By Michelle Wagner | Outer Banks Voice on June 24, 2022
Spurred by the news that Outer Banks Family Medicine-Manteo would no longer serve about 2,400 patients due to a lack of medical providers, the Manteo Board of Commissioners met with a representative of the North Carolina Medical Society Foundation on June 24 to discuss ways to recruit and retain private medical practitioners.
Among the developments unveiled at the meeting was a potential partnership with an organization that brings health care professionals to medically underserved areas. It was also announced that ECU Health has hired one new physician for the Manteo facility. In addition, Dare County Commissioners Chair Bob Woodard suggested that a part of the old COA campus in Manteo could potentially be used as doctors’ offices.
“This has literally shook our community to its core,” Manteo Town Manager Melissa Dickerson said at the start of the meeting. She was referring to a May 23 letter from the Outer Banks Medical Group notifying the patients of the change, as well as directing them to out-of-town providers because the group’s other Outer Banks locations are not accepting new patients.
The Outer Banks Medical Group is part of the Outer Banks Hospital, a partnership between ECU Health (formerly Vidant) and Chesapeake Regional Healthcare.
“While getting answers and updates from ECU Health is important,” Dickerson continued, “We’ve also started having conversations about what we can do as a community and that led me to the North Carolina Medical Society Foundation Community Practitioner Program [CPP].”
The CPP, which partners with local communities and healthcare organizations, offers grants and education debt relief to healthcare professionals in return for service in underserved communities.
The Foundation’s Community Health Initiative Executive Director Franklin Walker attended the meeting virtually to talk with commissioners about the program and how it could work in Dare County. Walker noted that since its inception 33 years ago, CPP has placed 515 physicians, physician assistants and nurse practitioners in 242 practice locations in 89 of North Carolina’s 100 counties.
“Right now, there’s not a better project that I can think about undertaking than trying to help you out with your current problem and bring some healthcare folks down there,” Walker said. “And there are a lot of interested parties in the state that would probably like to be part of that story because I think we could do it.”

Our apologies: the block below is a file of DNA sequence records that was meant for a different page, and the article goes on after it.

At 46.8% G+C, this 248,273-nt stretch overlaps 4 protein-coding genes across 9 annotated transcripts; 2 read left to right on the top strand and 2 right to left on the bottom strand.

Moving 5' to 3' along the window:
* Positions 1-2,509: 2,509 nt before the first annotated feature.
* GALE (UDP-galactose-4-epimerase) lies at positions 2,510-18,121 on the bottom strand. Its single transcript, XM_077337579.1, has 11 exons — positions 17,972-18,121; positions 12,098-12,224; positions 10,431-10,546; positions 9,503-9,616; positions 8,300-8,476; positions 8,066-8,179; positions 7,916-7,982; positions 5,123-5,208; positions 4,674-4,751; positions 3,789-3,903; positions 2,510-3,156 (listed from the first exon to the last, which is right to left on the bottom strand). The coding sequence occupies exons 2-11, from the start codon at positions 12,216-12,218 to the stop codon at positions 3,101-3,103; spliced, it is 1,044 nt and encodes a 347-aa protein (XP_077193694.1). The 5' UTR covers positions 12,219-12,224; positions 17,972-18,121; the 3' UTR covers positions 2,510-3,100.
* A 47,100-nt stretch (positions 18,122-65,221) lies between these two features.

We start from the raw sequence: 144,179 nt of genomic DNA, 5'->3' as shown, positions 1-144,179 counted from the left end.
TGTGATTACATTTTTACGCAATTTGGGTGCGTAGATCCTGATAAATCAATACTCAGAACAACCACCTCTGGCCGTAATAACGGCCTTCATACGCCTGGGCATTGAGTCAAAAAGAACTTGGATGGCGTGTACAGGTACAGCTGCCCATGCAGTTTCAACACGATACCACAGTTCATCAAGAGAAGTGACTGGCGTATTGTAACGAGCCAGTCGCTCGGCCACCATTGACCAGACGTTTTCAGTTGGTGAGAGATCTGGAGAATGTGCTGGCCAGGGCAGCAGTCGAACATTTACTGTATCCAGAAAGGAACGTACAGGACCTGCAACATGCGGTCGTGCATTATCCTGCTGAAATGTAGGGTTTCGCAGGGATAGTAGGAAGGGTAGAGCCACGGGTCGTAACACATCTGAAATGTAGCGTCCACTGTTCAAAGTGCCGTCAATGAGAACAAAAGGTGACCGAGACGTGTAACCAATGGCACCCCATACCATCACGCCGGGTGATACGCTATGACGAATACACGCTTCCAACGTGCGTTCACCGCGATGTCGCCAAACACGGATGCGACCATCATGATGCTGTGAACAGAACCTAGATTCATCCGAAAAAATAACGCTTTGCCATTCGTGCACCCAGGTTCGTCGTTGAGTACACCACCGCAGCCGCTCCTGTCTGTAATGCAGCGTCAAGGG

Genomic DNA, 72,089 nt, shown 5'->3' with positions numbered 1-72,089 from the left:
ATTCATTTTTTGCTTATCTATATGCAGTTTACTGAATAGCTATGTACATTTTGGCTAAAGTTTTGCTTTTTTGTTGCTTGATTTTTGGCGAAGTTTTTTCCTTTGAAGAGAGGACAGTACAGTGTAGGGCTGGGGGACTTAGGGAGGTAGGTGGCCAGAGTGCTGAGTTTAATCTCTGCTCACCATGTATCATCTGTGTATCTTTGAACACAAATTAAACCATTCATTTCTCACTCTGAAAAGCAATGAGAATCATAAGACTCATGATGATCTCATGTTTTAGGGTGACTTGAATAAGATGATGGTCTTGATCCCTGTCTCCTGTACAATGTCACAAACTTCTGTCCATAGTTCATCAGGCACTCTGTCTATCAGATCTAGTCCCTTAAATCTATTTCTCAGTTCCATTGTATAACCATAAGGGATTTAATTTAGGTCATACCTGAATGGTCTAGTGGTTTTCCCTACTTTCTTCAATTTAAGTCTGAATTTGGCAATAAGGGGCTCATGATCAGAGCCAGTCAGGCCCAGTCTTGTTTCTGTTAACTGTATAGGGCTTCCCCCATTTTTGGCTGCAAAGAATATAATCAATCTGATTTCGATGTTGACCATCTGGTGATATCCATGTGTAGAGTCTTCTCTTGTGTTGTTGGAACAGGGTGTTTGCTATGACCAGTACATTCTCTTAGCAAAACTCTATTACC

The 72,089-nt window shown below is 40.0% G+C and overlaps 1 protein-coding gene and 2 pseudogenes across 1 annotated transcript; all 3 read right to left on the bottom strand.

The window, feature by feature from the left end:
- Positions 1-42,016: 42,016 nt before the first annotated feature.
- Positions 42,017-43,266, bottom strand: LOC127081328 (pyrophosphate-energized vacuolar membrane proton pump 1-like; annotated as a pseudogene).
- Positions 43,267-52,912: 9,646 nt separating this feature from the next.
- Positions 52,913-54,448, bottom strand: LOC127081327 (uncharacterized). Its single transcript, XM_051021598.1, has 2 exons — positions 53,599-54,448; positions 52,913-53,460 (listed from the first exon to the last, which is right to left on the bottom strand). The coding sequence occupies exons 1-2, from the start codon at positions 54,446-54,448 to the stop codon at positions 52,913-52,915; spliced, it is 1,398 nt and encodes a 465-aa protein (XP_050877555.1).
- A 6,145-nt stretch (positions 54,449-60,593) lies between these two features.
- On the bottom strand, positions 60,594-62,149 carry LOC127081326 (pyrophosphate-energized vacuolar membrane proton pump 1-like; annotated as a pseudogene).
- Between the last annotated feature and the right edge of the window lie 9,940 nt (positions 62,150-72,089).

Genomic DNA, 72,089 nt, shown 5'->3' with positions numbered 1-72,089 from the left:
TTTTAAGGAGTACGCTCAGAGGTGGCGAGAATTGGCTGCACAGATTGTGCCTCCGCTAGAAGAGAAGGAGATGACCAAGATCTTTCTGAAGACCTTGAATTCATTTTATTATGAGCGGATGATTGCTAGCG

Walker noted that local physician Dr. Christian Lige, who started Surf Pediatrics and Medicine in 2008, is an alumni of the Community Practitioner Program. He added that the community could form a subcommittee to work with the program in coming up with strategies to bring physicians to the Outer Banks.
Manteo commissioners earlier this month directed Town Manager Dickerson to write a letter to ECU Health requesting an update on their recruitment efforts. Dickerson, at the June 24 meeting, said that the Outer Banks Hospital Board of Directors met earlier that same morning and announced they’ve hired one new physician for the Manteo clinic.
“So that’s the latest and greatest update and of course, that is one doctor replacing three that were lost at the facility,” she said, noting that patients who received the May 23 letter would receive a second letter from the Outer Banks Medical Group regarding how to get on that physician’s waiting list.
For his part, Manteo Commissioner Tod Clissold thanked Walker for making his presentation. “We’re looking for somebody to join our community…that’s what we’re looking for and I think this group of people here, including the county commissioners, are willing to do what it takes to make that happen.”
Dare County Board of Commissioners Chair Bob Woodard, who was in attendance, echoed those sentiments. “Our board is trying to uncover every single stone that we possibly can,” noting they have scheduled a special meeting for Tuesday, June 28 at 10:30 a.m. to address the healthcare situation on Roanoke Island.
Woodard said the Twiford property, the former site of the College of the Albemarle, could potentially be a site for a physician’s office. The county, he said, has a Memorandum of Understanding regarding the site with the Twiford family and COA.
“I know the [Twiford family] is very, very dedicated to the community and I’m not sure that we couldn’t potentially provide at least a position of that building for individual doctors who are interested in coming to Manteo,” Woodard said.
Dickerson told Walker at the conclusion of the meeting that Manteo officials would continue to have conversations and dialogue with the CPP. “I’ll keep you posted as things develop, but we certainly can’t thank you enough for being so available to us during this time where we are experiencing a medical provider crisis,” she said.
For his part, Walker offered that “Oftentimes, the recruitment and retention of a provider takes a while, so let’s not let the clock run out on us.”
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